Search Results: 60 Minutes

There are more than 200 results, only the first 200 are displayed here.

  • ARTS AND CULTURE

    Rescuing JFK

    • P. S. Cottier
    • 17 November 2011

    'Kennedy was a cold warrior, but Johnson took it to the next level. He had the same my-balls-are-bigger-than-yours complex as Dubya.' The narrator journeys into the past in order to produce a kinder America. One that may not throw itself into Vietnam with such lust. 

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  • ARTS AND CULTURE

    Existentialism by the bay

    • Brian Matthews
    • 11 November 2011
    1 Comment

    Bush towns settle into their landscape. The galvanised-iron roofs and encircling verandahs squat with a certainty and a determination that only nature at its worst — fire or flood — might disrupt. Coastal towns, conversely, know all about the uncertain nature of existence.

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  • RELIGION

    Aussie priest's theology of the scrub

    • Frank Brennan
    • 09 November 2011
    10 Comments

    I had time to spare, so I grabbed a bite to eat and found a bench in the park opposite the cathedral. I was approached by four young Aboriginal people. I told them I'd come for a funeral: 'You might have known him, Father Mick Hayes?' 'He, that tall grey one? He knew me when I was a little fella.'

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  • ARTS AND CULTURE

    Australia's child abuse parable

    • Tim Kroenert
    • 27 October 2011
    4 Comments

    At its heart is an act of violence against a child. But on the whole The Slap stands as an epic parable of middle class Australia. The tagline 'Whose side are you on?' is a furphy: it is impossible to wholly sympathise with any character. 

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  • MEDIA

    Sex discrimination by the book

    • Ellena Savage
    • 16 September 2011
    4 Comments

    Women are prevalent among book buyers, editors and writers, yet largely absent from major literary pages and prizes. The Stella Prize, Australia's proposed new women's-only literary prize, is best viewed not as 'affirmative action' but as social mobility with a feminist face.

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  • RELIGION

    Faith and famine: The new Irish who call Australia home

    • Frank Brennan
    • 30 August 2011
    3 Comments

    The faith of the Irish in politics, economics and religion is at a low ebb, and for the most understandable of reasons.  It is not a famine, but it is mighty grim. There are tens of thousands coming here under the  457 visa and the Irish Working Holiday Visa.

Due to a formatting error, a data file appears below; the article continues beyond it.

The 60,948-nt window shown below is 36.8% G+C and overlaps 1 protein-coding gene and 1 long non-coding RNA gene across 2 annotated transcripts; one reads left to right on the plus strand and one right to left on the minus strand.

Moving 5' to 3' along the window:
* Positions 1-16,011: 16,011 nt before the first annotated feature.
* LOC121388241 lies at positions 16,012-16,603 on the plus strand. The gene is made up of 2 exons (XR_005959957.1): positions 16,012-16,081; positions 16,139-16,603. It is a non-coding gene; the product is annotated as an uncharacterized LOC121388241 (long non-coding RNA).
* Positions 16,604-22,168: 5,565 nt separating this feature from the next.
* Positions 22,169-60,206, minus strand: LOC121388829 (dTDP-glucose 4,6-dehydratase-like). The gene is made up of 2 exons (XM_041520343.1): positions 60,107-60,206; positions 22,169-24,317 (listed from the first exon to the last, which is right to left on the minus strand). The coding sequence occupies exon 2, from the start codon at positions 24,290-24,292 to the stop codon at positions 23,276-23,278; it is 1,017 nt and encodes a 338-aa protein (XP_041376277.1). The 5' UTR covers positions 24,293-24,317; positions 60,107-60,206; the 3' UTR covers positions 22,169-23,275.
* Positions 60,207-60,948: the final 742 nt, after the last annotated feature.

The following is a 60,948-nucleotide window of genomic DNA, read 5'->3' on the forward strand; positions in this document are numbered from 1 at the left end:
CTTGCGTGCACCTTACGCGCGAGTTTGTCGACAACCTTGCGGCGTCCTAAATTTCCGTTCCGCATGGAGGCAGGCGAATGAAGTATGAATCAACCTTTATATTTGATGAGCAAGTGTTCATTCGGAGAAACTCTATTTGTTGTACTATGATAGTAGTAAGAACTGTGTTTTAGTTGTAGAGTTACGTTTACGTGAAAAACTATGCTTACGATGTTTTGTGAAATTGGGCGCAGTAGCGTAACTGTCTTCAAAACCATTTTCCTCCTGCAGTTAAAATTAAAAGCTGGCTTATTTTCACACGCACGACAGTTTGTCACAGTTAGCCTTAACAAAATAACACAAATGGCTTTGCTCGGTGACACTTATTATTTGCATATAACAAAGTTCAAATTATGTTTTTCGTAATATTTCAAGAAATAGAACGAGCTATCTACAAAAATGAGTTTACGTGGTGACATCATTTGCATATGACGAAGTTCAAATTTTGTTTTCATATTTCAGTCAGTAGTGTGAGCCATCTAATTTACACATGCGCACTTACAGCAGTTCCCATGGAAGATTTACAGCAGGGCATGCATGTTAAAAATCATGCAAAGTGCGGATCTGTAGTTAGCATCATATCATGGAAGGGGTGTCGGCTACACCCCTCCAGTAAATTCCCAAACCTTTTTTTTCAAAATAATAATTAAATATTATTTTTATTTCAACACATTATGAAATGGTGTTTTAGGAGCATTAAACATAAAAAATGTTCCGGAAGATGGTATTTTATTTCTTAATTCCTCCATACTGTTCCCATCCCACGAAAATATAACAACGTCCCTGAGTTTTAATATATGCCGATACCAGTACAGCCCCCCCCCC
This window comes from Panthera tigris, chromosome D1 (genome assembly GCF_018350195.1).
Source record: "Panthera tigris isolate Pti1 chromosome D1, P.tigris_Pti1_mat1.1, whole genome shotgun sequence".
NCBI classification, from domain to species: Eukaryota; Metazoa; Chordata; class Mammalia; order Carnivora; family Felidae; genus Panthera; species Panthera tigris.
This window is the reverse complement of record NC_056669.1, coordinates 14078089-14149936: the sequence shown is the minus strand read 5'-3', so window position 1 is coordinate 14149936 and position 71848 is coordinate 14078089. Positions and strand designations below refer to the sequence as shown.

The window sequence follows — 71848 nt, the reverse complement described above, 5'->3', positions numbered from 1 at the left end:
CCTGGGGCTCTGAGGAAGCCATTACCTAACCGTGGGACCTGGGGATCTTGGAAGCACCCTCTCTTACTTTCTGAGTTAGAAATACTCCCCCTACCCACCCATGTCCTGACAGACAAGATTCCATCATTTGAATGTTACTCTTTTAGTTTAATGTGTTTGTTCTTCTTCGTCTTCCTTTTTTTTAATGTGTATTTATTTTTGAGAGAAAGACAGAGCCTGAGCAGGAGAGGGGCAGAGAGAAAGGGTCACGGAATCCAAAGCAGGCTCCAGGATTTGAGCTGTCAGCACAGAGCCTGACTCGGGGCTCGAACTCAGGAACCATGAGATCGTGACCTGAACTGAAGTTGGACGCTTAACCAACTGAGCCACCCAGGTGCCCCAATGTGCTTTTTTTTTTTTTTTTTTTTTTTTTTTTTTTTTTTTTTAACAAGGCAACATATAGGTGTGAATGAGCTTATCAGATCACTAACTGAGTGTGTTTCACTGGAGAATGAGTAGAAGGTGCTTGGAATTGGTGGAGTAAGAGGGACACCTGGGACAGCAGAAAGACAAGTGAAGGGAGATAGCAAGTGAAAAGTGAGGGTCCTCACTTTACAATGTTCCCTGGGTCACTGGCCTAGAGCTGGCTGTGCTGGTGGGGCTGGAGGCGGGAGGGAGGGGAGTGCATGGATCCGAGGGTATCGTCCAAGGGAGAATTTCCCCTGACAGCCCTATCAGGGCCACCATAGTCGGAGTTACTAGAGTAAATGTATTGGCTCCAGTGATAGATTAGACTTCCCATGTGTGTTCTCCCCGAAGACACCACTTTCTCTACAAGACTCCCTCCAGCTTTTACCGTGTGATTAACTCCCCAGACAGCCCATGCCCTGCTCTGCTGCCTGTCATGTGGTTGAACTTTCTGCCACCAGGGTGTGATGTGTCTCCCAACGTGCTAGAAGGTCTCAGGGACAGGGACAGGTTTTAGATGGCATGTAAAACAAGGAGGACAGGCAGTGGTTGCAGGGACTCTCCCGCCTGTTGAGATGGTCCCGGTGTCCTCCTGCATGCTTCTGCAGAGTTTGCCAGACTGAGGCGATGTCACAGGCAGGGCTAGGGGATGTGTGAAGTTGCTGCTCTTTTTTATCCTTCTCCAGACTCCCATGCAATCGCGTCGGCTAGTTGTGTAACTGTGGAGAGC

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  • EUREKA STREET/ READER'S FEAST AWARD

    Buying and selling skin

    • Meg Mundell
    • 03 August 2011
    7 Comments

    In her field some ethnic markers can be overlooked, but skin colour has an undeniable influence on earnings. These are suspicious times. Even the new finance minister, whose grandmother was Aboriginal, caved in to pressure and became noticeably lighter prior to his new appointment.

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  • MEDIA

    Let's talk about rape

    • Jen Vuk
    • 06 May 2011
    11 Comments

    Rape takes away the victim's free will and builds around them a wall of connotation and innuendo. For 40 minutes, American journalist Lara Logan was rendered silent by the mob that sexually assaulted her in Cairo. Little wonder when finally she spoke it came out like a roar.

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  • ARTS AND CULTURE

    The weasel, the corpse and the manager who grew a heart

    • Tim Kroenert
    • 28 April 2011
    3 Comments

    A company pay slip is found in the pocket of a migrant who was killed in a terrorist bombing. A nosy journo notes the company's apparent failure to notice their employee's absence, and threatens to run a story about indifference and neglect. The human resources manager slips into damage-control mode.

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  • ARTS AND CULTURE

    The back to school blues

    • Brian Matthews
    • 20 January 2011
    3 Comments

    BACK TO SCHOOL shout the billboards and shop window displays and it's still only mid January. I suppose this infuriates present day kids as much as it used to stir my juvenile ire. For former teachers, 'Back to School' arouses other, less youthful associations.

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  • ARTS AND CULTURE

    Escaping Oprah and Christmas

    • Brian Matthews
    • 10 December 2010
    2 Comments

    'Apodemialgia' is the opposite of nostaligia: a desire to escape. Add the brash, McDonald's-sponsored presence of Oprah to the pleasant but undeniably testing rigours of Christmas and apodemialgics all over the country will be reaching for something stronger than McCoffee. 

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  • ARTS AND CULTURE

    Sex, songs and cigarettes

    • Tim Kroenert
    • 04 November 2010

    The Troubled Artist — for whom self-destruction is a necessary by-product of creation — is a cliché whose ubiquity risks robbing it of tragedy. Gainsbourg is portrayed as a swaggering louche, drinking and chain-smoking his way amid a murky and surreal Parisian backdrop.

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